Feller’s influence can then clearly be seen in the former Gunsan Branch of the Bank of Joseon. The modernist secession inspired structure sits in the former port area, massive and imposing. At the time, it would have overlooked the inner harbor (including the floating piers) with a clear view of much of the settlement. Constructed on a strip foundation with two stories and a pointy truss roof, its second level served almost no purpose other than to create an aesthetically grand interior. Much of the underlying structure was completed with brick. The exterior was then finished with granite and, strangely, porcelain tiles.55
The former bank has an interesting history. Post-liberation, the Bank of Joseon became the Bank of Korea again. Interestingly, according to a 1946 U.S. military map, a building at this location was labeled as “Jūhachi Bank.”56 However, there is a building to the west labeled “Chosen Bank,” leading me to wonder whether or not these two banks were mixed up and mislabeled during liberation.57 It seems that sometime before the Korean War, the bank moved to Jeonju. After the war, in November of 1953, Hanil Bank acquired this particular office in Gunsan. A private owner purchased the building in 1981 before it became a wedding hall. By 1984, its function had shifted to that of a night club. A fire broke out at some point after this, leaving the main hall to sit in disuse until its recent restoration. An extension along the exterior of the front entrance in the mid 1990s became a noraebang. This has since been removed, and the former bank building’s restoration involved taking out rusted rebar, replacing rotted wood in the truss, and recreating the imitation stonework around the facade and string courses, presumably with cement.58 It now houses the Gunsan Modern Architecture Exhibition Hall. An old photo of this street with the bank in background can be seen here.
The Gunsan Branch of Japanese No. 18 Bank was established in 1907, but the structure we see today wasn’t built until 1911.59 When compared to the Bank of Joseon, the former Gunsan Branch of Japanese No. 18 Bank is rather plain. It is, in my opinion, a rather generic Western styled bank with rows of windows whose arches are detached near the top. The structure has since been converted into an art gallery and museum. Judging by a museum panel explaining the restoration work done to the former bank, it was originally built with a wooden frame and then cemented over to create the facade. The roof follows a hip design and originally had ceramic tiles covering it. Unfortunately, nothing seems to remain of the original interior save for some of the old woodwork in a few places. The bank vault and annex buildings do remain and have also been renovated.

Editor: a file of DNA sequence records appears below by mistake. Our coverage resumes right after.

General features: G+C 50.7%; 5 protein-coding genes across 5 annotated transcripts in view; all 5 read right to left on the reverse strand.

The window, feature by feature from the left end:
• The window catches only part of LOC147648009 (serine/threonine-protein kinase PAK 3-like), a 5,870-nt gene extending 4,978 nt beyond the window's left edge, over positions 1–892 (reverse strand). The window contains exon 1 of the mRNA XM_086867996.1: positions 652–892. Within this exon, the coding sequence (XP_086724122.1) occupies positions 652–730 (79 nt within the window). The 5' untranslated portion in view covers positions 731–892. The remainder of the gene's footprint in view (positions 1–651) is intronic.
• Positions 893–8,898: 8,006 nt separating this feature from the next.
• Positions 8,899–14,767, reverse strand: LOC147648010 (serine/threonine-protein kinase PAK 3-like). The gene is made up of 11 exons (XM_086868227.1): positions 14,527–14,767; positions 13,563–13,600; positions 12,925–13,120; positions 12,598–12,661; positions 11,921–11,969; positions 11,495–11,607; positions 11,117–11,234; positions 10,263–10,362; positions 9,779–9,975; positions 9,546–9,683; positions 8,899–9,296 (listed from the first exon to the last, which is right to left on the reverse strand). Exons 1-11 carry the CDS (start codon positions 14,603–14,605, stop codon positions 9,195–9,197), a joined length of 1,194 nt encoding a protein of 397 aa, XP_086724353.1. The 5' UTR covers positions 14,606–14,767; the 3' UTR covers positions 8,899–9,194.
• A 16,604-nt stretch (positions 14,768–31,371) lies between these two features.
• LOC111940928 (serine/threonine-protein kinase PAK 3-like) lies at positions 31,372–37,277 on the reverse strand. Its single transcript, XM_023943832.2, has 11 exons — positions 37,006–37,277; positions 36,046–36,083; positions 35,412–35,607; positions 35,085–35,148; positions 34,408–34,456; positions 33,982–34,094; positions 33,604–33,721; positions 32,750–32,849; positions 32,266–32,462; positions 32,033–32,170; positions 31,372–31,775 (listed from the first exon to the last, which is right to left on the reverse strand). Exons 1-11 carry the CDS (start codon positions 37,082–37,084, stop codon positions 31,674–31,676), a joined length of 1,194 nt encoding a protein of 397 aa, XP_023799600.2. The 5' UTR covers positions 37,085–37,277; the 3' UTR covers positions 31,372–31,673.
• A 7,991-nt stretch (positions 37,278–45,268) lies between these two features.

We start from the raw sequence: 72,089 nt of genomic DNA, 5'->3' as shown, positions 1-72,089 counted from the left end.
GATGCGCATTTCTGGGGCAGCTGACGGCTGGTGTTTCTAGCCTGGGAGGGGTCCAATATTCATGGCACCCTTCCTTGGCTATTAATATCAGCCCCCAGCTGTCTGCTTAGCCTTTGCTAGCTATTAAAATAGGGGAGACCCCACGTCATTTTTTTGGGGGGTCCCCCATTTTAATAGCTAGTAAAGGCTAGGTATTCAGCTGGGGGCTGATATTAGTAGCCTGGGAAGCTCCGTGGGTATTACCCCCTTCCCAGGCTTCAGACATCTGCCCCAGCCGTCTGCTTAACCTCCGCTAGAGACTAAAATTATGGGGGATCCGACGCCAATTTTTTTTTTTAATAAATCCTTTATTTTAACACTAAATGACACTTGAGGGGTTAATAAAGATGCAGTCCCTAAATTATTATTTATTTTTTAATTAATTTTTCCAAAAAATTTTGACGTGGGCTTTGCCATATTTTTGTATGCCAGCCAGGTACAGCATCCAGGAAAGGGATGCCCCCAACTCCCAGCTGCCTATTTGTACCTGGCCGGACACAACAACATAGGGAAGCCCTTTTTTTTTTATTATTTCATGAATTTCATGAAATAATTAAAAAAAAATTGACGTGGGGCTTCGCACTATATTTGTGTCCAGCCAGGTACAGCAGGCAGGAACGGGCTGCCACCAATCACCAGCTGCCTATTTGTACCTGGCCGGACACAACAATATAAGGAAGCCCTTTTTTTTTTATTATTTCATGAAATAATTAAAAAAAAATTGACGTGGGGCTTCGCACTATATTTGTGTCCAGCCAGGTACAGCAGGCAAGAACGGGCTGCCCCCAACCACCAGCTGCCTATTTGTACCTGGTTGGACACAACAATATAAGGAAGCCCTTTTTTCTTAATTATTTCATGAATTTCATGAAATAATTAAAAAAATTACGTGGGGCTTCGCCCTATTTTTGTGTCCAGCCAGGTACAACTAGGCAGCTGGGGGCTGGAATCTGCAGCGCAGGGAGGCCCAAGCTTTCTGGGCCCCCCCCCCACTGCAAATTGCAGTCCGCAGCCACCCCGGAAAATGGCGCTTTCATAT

The Japanese 18th Bank was a national bank that was founded in 1877 with its headquarters in Nagasaki.60 The Gunsan Branch of the Japanese No. 18 Bank was one of nine branches in Korea until 1936, at which point it went through two buy outs, first by the Joseon Shokusan Bank, and then by the Chosun Rice Warehousing Co. Ltd.61 This company changed names and became Korea Express Co. Ltd. in 1938.62 Another former building of the Japanese 18th Bank still exists in Incheon today. As far as I’m aware, these are the only two of the nine former 18th Bank buildings that are left in Korea.
Next to the Japanese 18th Bank branch sits the old Miz Trading Company. It is a 1930s structure that was actually taken apart and reassembled at this location in 2012. Another building behind it, now the Jangmi Gallery, was renovated in the same fashion. This building was used for entertainment of some kind after liberation. Both of the buildings look more like reconstructions than restorations and I suspect much of the original structures were lost when they were rebuilt here.
UPDATE (4/26/16): Apparently I missed the former Joseon Migok Changgo Company house on my last trip. Built in 1935, it housed company manager(s) and features ornate interior woodwork (click here and here).